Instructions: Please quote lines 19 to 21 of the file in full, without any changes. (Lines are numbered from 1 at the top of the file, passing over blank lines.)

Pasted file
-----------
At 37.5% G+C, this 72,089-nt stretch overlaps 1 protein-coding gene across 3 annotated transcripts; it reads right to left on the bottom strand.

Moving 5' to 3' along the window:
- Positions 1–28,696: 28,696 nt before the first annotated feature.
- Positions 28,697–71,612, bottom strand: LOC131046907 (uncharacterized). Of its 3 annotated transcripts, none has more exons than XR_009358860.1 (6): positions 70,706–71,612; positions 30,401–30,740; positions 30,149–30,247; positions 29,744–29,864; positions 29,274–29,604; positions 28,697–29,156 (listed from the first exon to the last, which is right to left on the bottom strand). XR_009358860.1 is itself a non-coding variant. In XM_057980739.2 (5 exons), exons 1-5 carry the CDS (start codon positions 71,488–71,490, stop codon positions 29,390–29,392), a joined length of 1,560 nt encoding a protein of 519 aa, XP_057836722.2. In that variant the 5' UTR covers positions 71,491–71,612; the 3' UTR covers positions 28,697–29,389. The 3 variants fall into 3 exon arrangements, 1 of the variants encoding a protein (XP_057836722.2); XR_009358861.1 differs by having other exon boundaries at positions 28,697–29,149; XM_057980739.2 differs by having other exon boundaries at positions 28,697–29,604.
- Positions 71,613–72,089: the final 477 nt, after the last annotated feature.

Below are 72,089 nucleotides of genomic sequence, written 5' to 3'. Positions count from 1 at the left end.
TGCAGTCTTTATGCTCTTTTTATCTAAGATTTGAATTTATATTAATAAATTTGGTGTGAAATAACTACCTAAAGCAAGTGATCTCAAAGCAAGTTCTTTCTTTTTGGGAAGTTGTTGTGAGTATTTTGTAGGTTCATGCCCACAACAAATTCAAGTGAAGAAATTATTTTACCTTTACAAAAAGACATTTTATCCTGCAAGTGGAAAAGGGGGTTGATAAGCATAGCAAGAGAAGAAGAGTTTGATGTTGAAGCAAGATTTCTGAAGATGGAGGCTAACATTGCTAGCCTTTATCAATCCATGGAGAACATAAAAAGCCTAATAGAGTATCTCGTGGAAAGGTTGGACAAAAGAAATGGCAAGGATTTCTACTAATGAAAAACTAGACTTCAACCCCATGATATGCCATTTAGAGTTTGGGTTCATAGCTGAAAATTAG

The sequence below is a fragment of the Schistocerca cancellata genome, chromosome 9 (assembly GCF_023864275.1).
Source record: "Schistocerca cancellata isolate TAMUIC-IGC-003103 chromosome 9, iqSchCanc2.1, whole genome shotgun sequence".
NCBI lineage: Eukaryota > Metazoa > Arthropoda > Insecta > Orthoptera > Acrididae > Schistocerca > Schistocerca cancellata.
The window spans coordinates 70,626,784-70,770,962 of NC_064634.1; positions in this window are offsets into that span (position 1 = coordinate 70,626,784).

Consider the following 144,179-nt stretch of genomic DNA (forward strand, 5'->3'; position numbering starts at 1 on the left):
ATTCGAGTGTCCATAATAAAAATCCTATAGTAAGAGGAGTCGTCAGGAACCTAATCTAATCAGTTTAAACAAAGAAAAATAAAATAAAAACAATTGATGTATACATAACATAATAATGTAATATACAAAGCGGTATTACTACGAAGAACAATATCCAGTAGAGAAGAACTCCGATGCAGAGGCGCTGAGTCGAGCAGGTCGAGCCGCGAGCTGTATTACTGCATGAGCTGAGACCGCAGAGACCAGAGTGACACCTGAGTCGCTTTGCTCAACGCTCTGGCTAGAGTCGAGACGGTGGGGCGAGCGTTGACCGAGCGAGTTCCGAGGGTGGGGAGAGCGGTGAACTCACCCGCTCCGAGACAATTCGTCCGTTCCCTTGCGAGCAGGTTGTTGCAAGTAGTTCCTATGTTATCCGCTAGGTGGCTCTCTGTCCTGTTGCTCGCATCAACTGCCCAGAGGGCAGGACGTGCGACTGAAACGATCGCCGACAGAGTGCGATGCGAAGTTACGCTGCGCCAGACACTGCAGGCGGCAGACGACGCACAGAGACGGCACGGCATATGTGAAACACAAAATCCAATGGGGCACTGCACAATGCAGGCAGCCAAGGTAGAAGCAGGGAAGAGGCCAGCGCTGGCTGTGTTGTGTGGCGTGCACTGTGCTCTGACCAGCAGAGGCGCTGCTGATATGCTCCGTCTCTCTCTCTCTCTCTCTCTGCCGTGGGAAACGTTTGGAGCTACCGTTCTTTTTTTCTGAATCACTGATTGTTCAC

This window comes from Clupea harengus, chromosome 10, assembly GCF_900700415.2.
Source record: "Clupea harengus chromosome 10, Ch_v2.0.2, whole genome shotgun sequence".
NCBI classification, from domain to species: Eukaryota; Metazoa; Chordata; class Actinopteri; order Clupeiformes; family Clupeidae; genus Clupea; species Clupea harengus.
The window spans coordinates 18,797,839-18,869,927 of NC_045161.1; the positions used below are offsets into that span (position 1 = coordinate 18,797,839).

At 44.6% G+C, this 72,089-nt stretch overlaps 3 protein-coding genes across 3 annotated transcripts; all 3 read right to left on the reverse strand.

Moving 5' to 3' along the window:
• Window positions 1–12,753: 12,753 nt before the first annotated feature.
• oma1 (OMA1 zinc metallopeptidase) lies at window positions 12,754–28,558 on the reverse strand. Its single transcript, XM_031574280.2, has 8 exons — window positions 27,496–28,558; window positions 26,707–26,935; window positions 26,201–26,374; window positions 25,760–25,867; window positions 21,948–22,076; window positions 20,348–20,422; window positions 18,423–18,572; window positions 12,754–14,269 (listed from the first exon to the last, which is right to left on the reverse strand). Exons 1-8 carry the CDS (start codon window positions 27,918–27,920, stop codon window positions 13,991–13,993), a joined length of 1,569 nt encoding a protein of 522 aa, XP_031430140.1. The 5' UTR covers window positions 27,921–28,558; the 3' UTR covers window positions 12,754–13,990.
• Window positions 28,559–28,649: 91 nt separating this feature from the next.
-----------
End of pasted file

Moving 5' to 3' along the window:
• Window positions 1–12,753: 12,753 nt before the first annotated feature.
• oma1 (OMA1 zinc metallopeptidase) lies at window positions 12,754–28,558 on the reverse strand. Its single transcript, XM_031574280.2, has 8 exons — window positions 27,496–28,558; window positions 26,707–26,935; window positions 26,201–26,374; window positions 25,760–25,867; window positions 21,948–22,076; window positions 20,348–20,422; window positions 18,423–18,572; window positions 12,754–14,269 (listed from the first exon to the last, which is right to left on the reverse strand). Exons 1-8 carry the CDS (start codon window positions 27,918–27,920, stop codon window positions 13,991–13,993), a joined length of 1,569 nt encoding a protein of 522 aa, XP_031430140.1. The 5' UTR covers window positions 27,921–28,558; the 3' UTR covers window positions 12,754–13,990.